Jan. 31, 2012 -- For most men with prostate cancer, having radioactive seeds implanted in the prostate is associated with fewer serious side effects than either surgery to remove the prostate or having a beam of high-energy radiation aimed directly at the cancer, researchers say.
The analysis of the Medicare records of more than 100,000 prostate cancer patients also shows that treatment with radioactive seeds, called brachytherapy, is cheaper than surgery or external beam radiation therapy (EBRT).
Studies have shown that all three treatments are "pretty much equally effective" for treating the 80% of prostate cancer patients diagnosed with low- and intermediate-risk disease, says researcher Jay Ciezki, MD, a radiation oncologist at the Cleveland Clinic.
"So it comes down to quality of life and cost. Based on our analysis, we have to conclude that brachytherapy is the optimal treatment choice," he tells WebMD.
An expert not involved with the work says the new study would not influence his choice of treatment for his patients, however.
Ciezki presented the findings at a news briefing in advance of the fourth annual Genitourinary Cancers Symposium, being held later this week in San Francisco.
Prostate cancer is expected to be diagnosed in more than 240,000 men in the United States in 2012, according to the American Cancer Society.
Ciezki and colleagues analyzed data on 137,427 men from National Cancer Institute Medicare data collected between 1991 and 2007.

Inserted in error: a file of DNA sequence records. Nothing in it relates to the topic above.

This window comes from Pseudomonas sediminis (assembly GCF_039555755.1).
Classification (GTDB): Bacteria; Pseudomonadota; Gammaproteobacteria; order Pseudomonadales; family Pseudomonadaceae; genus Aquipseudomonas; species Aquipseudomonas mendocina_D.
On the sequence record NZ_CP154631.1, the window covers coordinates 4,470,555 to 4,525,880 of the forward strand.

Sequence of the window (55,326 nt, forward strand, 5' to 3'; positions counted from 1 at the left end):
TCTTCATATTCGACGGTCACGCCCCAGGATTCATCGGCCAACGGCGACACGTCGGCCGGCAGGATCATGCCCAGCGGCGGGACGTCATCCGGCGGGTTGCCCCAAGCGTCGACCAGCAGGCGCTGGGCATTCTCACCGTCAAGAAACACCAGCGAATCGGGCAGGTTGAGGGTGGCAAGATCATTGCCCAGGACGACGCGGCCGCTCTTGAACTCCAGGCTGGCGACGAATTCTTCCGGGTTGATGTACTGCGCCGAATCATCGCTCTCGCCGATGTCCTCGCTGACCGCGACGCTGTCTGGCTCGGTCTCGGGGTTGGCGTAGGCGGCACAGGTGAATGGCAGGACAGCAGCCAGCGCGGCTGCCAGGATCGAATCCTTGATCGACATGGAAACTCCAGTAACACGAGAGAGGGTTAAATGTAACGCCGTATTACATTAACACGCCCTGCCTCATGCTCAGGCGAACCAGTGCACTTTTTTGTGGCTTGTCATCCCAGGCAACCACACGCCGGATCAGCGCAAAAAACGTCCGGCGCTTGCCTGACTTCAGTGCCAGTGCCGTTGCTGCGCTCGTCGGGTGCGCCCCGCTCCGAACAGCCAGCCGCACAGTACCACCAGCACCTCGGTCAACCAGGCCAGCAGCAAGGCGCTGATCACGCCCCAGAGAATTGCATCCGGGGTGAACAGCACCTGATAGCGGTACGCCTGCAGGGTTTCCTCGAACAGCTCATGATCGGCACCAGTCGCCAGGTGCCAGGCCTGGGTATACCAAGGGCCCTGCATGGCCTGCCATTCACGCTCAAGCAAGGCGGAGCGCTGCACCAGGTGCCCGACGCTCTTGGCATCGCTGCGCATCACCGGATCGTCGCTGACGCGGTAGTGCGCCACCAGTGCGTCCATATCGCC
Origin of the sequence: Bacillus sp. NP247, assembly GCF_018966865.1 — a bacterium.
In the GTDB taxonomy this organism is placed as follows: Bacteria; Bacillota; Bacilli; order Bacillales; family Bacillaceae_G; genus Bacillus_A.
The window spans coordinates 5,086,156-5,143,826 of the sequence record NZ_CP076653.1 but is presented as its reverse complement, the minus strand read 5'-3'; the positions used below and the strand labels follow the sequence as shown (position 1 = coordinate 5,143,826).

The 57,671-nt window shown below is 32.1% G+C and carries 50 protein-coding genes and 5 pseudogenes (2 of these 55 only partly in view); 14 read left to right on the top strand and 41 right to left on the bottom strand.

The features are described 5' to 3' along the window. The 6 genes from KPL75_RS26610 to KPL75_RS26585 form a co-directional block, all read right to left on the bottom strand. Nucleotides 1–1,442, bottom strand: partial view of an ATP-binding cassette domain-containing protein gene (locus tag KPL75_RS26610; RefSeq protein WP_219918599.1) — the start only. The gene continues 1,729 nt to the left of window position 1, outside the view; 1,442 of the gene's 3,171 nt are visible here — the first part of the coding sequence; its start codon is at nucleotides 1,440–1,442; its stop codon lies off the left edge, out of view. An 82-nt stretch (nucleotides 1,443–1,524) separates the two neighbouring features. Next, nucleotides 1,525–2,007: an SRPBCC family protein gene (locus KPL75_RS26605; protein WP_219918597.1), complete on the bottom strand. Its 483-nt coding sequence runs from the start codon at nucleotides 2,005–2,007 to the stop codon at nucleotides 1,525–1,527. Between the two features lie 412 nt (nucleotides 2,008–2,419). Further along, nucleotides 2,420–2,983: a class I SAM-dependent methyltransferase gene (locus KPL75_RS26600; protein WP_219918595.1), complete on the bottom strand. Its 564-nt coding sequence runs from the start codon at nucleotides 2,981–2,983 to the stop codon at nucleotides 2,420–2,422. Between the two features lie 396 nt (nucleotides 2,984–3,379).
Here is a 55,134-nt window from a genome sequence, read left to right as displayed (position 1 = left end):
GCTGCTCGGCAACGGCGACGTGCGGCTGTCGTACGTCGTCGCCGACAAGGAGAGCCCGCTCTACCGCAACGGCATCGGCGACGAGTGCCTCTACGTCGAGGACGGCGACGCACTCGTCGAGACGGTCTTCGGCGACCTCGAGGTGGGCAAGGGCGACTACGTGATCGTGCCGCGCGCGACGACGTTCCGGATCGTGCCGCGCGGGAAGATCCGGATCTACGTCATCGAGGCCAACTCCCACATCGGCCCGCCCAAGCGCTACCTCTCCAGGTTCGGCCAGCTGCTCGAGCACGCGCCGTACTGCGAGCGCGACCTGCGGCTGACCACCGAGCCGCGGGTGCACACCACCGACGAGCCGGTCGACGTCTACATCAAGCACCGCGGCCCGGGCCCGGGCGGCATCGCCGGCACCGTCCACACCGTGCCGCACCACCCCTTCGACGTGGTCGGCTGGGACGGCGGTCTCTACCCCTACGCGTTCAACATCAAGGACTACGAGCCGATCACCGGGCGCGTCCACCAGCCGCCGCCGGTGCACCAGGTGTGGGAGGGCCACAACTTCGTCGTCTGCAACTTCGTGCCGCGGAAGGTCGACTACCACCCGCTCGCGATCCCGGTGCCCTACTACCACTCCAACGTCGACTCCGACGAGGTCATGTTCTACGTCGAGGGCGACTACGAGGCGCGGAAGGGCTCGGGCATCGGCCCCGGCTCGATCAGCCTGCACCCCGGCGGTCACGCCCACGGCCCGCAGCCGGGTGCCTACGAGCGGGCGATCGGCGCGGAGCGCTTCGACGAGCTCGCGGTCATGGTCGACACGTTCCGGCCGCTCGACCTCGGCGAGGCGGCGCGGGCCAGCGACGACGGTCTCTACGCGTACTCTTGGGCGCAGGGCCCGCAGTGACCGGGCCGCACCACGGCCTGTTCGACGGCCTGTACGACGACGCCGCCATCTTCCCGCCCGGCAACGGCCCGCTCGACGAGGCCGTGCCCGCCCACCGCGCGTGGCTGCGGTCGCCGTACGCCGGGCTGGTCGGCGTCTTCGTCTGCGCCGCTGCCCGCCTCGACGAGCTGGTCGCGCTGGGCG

Of the total, 43% of men were treated with surgery (called prostatectomy), 44% with external beam radiation therapy, and about 13% with brachytherapy. Researchers looked only at side effects that required a procedure to correct them.
Over a six-year period, on average, 8.8% who had external beam radiation therapy, 6.9% of patients who underwent surgery, and 3.7% who had brachytherapy needed a procedure to fix a therapy-related effect.
A total of 7.1% of patients who received external beam radiation therapy experienced problems such as incontinence or bladder bleeding, compared with 6.7% of those treated with prostatectomy and 3.4% of those treated with brachytherapy.
And 1.7% of EBRT patients had gastrointestinal side effects such as rectal bleeding, compared with 0.1% of prostatectomy patients and 0.3% of brachytherapy patients.
Brachytherapy was the cheapest treatment: $2,557.36 per year. Prostatectomy was slightly more expensive, at $3,205.71, followed by EBRT at $6,412.29.